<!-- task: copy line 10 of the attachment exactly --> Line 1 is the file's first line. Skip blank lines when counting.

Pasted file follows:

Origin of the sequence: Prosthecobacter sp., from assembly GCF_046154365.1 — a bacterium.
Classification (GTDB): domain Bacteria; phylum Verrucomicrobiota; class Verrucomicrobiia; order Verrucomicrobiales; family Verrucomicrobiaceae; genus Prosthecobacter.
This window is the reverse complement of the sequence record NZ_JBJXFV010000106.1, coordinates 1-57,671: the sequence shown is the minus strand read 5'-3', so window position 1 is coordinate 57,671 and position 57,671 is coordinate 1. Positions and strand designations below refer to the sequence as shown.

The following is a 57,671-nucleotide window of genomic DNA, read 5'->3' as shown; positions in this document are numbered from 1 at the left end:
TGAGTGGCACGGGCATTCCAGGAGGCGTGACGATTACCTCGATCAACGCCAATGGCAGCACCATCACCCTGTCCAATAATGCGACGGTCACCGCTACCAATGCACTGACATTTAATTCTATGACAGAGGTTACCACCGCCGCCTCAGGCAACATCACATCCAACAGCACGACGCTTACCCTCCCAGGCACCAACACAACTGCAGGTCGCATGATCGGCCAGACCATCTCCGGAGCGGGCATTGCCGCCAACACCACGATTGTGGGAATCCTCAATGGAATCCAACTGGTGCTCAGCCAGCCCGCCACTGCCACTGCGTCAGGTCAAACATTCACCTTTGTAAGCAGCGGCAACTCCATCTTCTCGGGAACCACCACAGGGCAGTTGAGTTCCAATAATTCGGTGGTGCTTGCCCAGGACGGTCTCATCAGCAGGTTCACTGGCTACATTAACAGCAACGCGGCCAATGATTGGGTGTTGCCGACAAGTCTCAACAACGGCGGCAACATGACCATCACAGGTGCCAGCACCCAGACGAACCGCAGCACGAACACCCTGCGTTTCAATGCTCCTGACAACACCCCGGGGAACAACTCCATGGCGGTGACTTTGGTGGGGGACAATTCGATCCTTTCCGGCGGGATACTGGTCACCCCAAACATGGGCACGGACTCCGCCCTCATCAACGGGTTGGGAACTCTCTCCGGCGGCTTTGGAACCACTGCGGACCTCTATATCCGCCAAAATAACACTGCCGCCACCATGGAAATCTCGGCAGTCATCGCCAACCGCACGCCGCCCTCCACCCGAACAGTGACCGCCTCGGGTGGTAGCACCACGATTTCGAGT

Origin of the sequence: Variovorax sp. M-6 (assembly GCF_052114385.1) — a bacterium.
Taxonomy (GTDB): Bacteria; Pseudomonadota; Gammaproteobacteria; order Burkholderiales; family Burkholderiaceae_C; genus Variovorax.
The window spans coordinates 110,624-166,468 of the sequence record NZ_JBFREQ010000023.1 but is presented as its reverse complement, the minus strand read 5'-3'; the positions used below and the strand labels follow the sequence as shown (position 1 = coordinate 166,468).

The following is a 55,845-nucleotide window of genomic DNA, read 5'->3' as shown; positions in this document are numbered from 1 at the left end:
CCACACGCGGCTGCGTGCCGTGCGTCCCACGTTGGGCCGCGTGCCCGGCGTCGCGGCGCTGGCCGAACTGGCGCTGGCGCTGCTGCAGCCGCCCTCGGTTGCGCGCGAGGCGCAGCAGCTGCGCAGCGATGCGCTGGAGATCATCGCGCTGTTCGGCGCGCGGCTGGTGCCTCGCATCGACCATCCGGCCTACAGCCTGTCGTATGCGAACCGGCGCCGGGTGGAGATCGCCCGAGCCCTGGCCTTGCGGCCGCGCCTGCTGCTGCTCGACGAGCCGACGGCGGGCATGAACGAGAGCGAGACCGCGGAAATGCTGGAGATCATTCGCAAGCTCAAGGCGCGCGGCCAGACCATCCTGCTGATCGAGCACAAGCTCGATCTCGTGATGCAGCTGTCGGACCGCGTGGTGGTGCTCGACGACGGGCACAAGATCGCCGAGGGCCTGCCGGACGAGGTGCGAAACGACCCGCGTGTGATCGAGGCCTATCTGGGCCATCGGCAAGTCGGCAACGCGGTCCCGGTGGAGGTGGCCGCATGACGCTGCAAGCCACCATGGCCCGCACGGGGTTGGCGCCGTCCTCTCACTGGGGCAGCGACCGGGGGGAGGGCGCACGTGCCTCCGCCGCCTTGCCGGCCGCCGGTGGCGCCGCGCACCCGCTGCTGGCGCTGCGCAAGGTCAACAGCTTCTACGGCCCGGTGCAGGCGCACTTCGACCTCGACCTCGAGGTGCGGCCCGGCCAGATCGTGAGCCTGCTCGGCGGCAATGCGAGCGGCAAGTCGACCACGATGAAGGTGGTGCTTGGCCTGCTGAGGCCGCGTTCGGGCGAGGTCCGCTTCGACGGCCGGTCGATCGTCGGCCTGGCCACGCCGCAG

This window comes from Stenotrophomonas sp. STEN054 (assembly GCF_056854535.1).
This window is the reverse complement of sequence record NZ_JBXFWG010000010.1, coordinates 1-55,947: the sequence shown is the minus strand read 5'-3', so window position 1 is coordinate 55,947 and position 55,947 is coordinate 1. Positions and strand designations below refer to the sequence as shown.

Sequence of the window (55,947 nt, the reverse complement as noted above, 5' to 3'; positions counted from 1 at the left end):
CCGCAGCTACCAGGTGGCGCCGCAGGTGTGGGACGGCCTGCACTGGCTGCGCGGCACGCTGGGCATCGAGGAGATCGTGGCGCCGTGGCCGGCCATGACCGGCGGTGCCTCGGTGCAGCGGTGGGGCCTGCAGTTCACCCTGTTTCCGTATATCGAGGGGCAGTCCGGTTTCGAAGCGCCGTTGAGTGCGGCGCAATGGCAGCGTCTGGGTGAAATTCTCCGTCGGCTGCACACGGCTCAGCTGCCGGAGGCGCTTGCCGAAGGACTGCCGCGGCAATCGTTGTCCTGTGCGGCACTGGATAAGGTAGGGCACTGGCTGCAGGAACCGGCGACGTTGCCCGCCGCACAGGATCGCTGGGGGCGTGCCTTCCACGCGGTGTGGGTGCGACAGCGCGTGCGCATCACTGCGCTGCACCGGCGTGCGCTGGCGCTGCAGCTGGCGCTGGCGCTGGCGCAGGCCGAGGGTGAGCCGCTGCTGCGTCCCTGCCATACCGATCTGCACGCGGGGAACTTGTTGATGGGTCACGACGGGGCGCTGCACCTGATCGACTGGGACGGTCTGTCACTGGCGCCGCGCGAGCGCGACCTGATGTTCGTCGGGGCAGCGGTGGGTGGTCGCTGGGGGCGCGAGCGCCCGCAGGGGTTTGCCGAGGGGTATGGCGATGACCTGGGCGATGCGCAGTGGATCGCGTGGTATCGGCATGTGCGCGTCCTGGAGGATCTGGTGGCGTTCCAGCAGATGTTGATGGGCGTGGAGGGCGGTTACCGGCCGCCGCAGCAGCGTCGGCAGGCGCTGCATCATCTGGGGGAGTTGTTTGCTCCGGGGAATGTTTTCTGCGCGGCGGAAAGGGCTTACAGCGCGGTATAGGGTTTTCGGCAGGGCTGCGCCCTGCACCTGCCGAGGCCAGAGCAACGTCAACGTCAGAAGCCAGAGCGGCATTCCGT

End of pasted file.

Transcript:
CCACACGCGGCTGCGTGCCGTGCGTCCCACGTTGGGCCGCGTGCCCGGCGTCGCGGCGCTGGCCGAACTGGCGCTGGCGCTGCTGCAGCCGCCCTCGGTTGCGCGCGAGGCGCAGCAGCTGCGCAGCGATGCGCTGGAGATCATCGCGCTGTTCGGCGCGCGGCTGGTGCCTCGCATCGACCATCCGGCCTACAGCCTGTCGTATGCGAACCGGCGCCGGGTGGAGATCGCCCGAGCCCTGGCCTTGCGGCCGCGCCTGCTGCTGCTCGACGAGCCGACGGCGGGCATGAACGAGAGCGAGACCGCGGAAATGCTGGAGATCATTCGCAAGCTCAAGGCGCGCGGCCAGACCATCCTGCTGATCGAGCACAAGCTCGATCTCGTGATGCAGCTGTCGGACCGCGTGGTGGTGCTCGACGACGGGCACAAGATCGCCGAGGGCCTGCCGGACGAGGTGCGAAACGACCCGCGTGTGATCGAGGCCTATCTGGGCCATCGGCAAGTCGGCAACGCGGTCCCGGTGGAGGTGGCCGCATGACGCTGCAAGCCACCATGGCCCGCACGGGGTTGGCGCCGTCCTCTCACTGGGGCAGCGACCGGGGGGAGGGCGCACGTGCCTCCGCCGCCTTGCCGGCCGCCGGTGGCGCCGCGCACCCGCTGCTGGCGCTGCGCAAGGTCAACAGCTTCTACGGCCCGGTGCAGGCGCACTTCGACCTCGACCTCGAGGTGCGGCCCGGCCAGATCGTGAGCCTGCTCGGCGGCAATGCGAGCGGCAAGTCGACCACGATGAAGGTGGTGCTTGGCCTGCTGAGGCCGCGTTCGGGCGAGGTCCGCTTCGACGGCCGGTCGATCGTCGGCCTGGCCACGCCGCAG